Genocea Biosciences will carry out a joint research project with Dana-Farber Cancer Institute and Harvard Medical School to characterize antitumor T-cell responses in melanoma patients. The collaboration extends the use of the company’s proprietary ATLAS™ platform for the discovery of T-cell antigens to cancer immunotherapy approaches.
“ATLAS has proven its value for the rapid discovery of promising vaccine antigens in the field of infectious diseases, enabling Genocea to take four programs in three infectious diseases from start to animal proof-of-concept in less than three years,” said Chip Clark, president and CEO of Genocea. “We believe this collaboration speaks to the promise of our ATLAS technology to discover a subset of antigens relevant to positive antitumor T-cell responses in melanoma patients, which might form the basis for an effective immunotherapeutic. In addition, the information gained through this effort should provide useful data for patient-stratification in clinical trials, as well as potential applications for monitoring patients post-treatment.”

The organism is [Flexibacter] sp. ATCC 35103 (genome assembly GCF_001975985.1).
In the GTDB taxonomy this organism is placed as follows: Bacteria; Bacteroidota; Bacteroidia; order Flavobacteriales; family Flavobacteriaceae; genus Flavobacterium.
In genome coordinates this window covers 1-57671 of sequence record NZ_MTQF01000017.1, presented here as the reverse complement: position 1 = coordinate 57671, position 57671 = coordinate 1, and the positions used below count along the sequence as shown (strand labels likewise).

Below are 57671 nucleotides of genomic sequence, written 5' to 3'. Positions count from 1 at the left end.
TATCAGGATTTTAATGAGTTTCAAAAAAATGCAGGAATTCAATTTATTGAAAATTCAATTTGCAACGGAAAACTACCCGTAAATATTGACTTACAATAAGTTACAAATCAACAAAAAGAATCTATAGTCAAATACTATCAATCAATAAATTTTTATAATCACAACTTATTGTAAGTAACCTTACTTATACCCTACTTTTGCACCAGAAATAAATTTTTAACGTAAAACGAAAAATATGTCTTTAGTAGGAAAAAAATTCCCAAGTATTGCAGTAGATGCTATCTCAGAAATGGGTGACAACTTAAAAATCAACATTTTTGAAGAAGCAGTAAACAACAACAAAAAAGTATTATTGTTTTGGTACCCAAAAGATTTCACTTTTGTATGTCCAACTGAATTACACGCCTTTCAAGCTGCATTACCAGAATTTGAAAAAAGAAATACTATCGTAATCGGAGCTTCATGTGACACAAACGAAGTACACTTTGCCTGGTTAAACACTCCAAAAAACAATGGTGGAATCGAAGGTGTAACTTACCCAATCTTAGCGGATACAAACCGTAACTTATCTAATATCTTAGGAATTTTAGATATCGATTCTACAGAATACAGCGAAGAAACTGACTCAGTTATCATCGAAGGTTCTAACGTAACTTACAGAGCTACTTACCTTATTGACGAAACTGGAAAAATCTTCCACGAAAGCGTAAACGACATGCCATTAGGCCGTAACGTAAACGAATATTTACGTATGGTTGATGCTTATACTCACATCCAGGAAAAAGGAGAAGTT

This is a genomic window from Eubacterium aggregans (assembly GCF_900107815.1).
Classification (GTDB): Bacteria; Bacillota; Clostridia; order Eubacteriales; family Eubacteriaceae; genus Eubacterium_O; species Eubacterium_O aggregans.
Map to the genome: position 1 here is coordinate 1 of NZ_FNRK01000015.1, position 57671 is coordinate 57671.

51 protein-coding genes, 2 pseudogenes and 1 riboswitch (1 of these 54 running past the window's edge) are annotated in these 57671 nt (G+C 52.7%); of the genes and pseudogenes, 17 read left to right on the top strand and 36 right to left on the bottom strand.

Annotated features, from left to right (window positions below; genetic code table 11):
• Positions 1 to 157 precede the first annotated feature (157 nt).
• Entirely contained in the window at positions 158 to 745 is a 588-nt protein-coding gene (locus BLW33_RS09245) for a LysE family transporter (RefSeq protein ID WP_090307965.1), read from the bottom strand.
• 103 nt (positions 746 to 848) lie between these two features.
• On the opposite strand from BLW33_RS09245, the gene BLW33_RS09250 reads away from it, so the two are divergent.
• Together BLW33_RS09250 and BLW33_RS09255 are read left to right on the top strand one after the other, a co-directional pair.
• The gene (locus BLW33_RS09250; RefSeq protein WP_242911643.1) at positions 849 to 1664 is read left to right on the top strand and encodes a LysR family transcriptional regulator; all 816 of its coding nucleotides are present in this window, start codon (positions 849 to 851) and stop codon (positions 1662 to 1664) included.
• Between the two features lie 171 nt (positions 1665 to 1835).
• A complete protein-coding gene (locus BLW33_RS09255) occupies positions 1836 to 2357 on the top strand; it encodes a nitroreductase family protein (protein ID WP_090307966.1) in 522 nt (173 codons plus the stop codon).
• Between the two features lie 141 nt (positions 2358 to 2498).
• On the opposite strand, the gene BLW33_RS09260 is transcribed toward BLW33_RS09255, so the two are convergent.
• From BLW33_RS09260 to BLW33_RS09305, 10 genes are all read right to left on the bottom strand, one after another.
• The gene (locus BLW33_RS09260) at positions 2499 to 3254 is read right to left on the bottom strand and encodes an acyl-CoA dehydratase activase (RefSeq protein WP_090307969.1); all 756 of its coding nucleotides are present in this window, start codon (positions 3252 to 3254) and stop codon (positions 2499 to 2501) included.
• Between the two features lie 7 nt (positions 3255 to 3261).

Stephen Hodi, M.D. and Glenn Dranoff, M.D., at Dana-Farber, have investigated the biologic and anti-tumor activities of anti-CTLA-4 (anticytotoxic T lymphocyte-associated antigen-4) antibody therapy, which has been approved by the FDA for the treatment of advanced melanoma. This collaboration with Genocea is aimed at learning more about the immune responses stimulated with this treatment. In a Phase I study of this antibody therapy, certain subjects responded favorably, while investigators did not see a clinically meaningful response with other subjects, reported an official at Genocea.
A team led by Darren Higgins, Ph.D., at Harvard, will create a cancer antigen protein library for screening in ATLAS. The Dana-Farber group will obtain peripheral blood mononuclear cells from a subset of positive responders from the Phase I trial participants treated with the anti-CTLA-4 antibody. Genocea will then use the ATLAS platform to screen the protein library against the patient-derived immune cells to identify a small number of highly relevant T-cell antigens for further testing.